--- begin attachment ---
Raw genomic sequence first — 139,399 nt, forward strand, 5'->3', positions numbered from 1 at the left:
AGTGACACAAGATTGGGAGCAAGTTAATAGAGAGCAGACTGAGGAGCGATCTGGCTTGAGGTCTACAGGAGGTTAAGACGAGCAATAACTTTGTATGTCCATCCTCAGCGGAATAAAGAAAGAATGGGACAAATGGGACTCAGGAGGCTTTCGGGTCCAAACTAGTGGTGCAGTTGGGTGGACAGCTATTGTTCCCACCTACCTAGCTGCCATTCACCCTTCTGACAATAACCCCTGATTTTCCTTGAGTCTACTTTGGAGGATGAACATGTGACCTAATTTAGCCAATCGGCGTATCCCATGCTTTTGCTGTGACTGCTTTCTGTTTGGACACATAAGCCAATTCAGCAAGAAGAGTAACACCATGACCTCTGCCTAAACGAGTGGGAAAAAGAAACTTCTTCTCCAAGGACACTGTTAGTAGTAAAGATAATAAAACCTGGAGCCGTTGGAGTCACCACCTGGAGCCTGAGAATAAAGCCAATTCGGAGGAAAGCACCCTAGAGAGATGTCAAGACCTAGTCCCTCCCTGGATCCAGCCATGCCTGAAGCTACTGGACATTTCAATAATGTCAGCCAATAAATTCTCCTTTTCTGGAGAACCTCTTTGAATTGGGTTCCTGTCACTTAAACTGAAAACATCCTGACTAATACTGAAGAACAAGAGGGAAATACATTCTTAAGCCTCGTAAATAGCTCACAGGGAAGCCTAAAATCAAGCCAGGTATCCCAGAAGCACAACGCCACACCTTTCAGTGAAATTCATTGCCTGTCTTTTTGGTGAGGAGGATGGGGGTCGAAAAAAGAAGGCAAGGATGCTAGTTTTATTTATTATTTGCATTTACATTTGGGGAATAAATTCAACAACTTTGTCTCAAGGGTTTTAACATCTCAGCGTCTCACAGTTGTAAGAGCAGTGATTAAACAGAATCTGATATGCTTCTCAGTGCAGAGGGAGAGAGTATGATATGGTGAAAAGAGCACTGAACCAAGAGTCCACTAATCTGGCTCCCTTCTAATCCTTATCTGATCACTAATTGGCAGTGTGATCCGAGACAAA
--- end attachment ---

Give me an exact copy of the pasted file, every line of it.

Raw genomic sequence first — 139,399 nt, forward strand, 5'->3', positions numbered from 1 at the left:
AGTGACACAAGATTGGGAGCAAGTTAATAGAGAGCAGACTGAGGAGCGATCTGGCTTGAGGTCTACAGGAGGTTAAGACGAGCAATAACTTTGTATGTCCATCCTCAGCGGAATAAAGAAAGAATGGGACAAATGGGACTCAGGAGGCTTTCGGGTCCAAACTAGTGGTGCAGTTGGGTGGACAGCTATTGTTCCCACCTACCTAGCTGCCATTCACCCTTCTGACAATAACCCCTGATTTTCCTTGAGTCTACTTTGGAGGATGAACATGTGACCTAATTTAGCCAATCGGCGTATCCCATGCTTTTGCTGTGACTGCTTTCTGTTTGGACACATAAGCCAATTCAGCAAGAAGAGTAACACCATGACCTCTGCCTAAACGAGTGGGAAAAAGAAACTTCTTCTCCAAGGACACTGTTAGTAGTAAAGATAATAAAACCTGGAGCCGTTGGAGTCACCACCTGGAGCCTGAGAATAAAGCCAATTCGGAGGAAAGCACCCTAGAGAGATGTCAAGACCTAGTCCCTCCCTGGATCCAGCCATGCCTGAAGCTACTGGACATTTCAATAATGTCAGCCAATAAATTCTCCTTTTCTGGAGAACCTCTTTGAATTGGGTTCCTGTCACTTAAACTGAAAACATCCTGACTAATACTGAAGAACAAGAGGGAAATACATTCTTAAGCCTCGTAAATAGCTCACAGGGAAGCCTAAAATCAAGCCAGGTATCCCAGAAGCACAACGCCACACCTTTCAGTGAAATTCATTGCCTGTCTTTTTGGTGAGGAGGATGGGGGTCGAAAAAAGAAGGCAAGGATGCTAGTTTTATTTATTATTTGCATTTACATTTGGGGAATAAATTCAACAACTTTGTCTCAAGGGTTTTAACATCTCAGCGTCTCACAGTTGTAAGAGCAGTGATTAAACAGAATCTGATATGCTTCTCAGTGCAGAGGGAGAGAGTATGATATGGTGAAAAGAGCACTGAACCAAGAGTCCACTAATCTGGCTCCCTTCTAATCCTTATCTGATCACTAATTGGCAGTGTGATCCGAGACAAA